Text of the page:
The upcoming change in the law regarding granting restricted privileges to first-offense refusals does not apply to second-offense refusals. It appears that if convicted of a second-offense refusal the punishment will still include a loss of license for three years without a restricted license. Please contact Carlos Wall and Alex Gordon so we can explain what this change in the law will mean for you. We have successfully represented countless individuals charged with DUI/DWI and refusal charges. We look forward to providing you our expertise in this area of the law. We currently accept cases in Fairfax County, Prince William County, Loudoun County, Arlington County, and the Cities of Alexandria, Fairfax, Manassas, Manassas Park and the other local towns encompassed in these counties.
What are the Defenses to DUI Refusals in Virgnia?
Your attorney will discuss all the facts and circumstances regarding the elements of the offense as well as any possible defenses you may have. The following information is not meant to supplant a discussion with either Carlos Wall or Alex Gordon, but merely to inform you of typical avenues of defense.
First, can the police prove you were operating on a public highway? A public highway in Virginia is a road open to the use of the public. This does not include parking lots, private property, such as roads in an apartment complex where there are posted access restrictions, driveways, private roads that are not publicly maintained, etc.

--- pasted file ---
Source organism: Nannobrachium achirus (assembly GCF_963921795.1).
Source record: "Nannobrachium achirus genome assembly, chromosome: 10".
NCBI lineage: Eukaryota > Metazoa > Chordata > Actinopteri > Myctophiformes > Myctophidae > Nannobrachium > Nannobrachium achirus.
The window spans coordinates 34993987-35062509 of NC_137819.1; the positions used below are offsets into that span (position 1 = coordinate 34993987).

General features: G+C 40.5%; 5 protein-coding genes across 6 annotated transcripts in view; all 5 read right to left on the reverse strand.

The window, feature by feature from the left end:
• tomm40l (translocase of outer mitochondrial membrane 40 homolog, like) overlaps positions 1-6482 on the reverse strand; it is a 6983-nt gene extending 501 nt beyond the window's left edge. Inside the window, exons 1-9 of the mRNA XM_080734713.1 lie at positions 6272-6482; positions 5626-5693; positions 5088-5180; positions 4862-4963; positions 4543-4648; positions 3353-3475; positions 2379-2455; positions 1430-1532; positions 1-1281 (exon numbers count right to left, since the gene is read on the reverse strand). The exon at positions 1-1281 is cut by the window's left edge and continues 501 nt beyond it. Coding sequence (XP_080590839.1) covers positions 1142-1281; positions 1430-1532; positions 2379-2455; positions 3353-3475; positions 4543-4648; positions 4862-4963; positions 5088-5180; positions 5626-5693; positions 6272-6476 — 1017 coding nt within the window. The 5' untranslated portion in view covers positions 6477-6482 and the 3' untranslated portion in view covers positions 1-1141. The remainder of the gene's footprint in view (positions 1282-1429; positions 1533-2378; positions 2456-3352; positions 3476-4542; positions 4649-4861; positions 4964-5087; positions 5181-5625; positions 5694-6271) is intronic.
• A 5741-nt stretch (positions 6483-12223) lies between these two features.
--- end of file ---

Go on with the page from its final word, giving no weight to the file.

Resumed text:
Second, can the police prove the arrest happened within three hours of the operation or driving? If the police do not see you driving, be careful about answering any questions they may ask you. They ask you questions to figure out if you were driving the car and when so that they can prove the act of driving or operating for the DUI/DWI charge as well as establish a timeline for the taking of a blood or breath sample.
Third, can the police prove the arrest is lawful? Depending on your level of cooperation with the investigation and/or your performance on field sobriety tests, your attorney may be able to argue the arrest for the DUI/DWI is unlawful. An unlawful arrest, i.e. an arrest unsupported by probable cause, is grounds to have both the DUI/DWI and the refusal charges dismissed.
Fourth, was your refusal unreasonable? Most refusal charges are held to be reasonable. However, certain individuals with underlying health issues may be able to refuse to provide breath and/or blood. Also, if the procedure was not followed properly or the police fail to inform you correctly of your rights under the law, it is possible for your attorney to argue that your refusal was otherwise reasonable.
Call Now to Discuss Your DUI Case for Free
To learn more about Virginia DUI refusal and your legal rights and how we can help you get on the road to the best possible outcome, please call The Gordon Law Firm at 703-218.8416 or complete the form on this page for a free consultation. We welcome clients from Fairfax County, Prince William County, Loudoun County, Arlington County, and the Cities of Alexandria, Fairfax, Manassas, Manassas Park and the other local towns encompassed in these counties.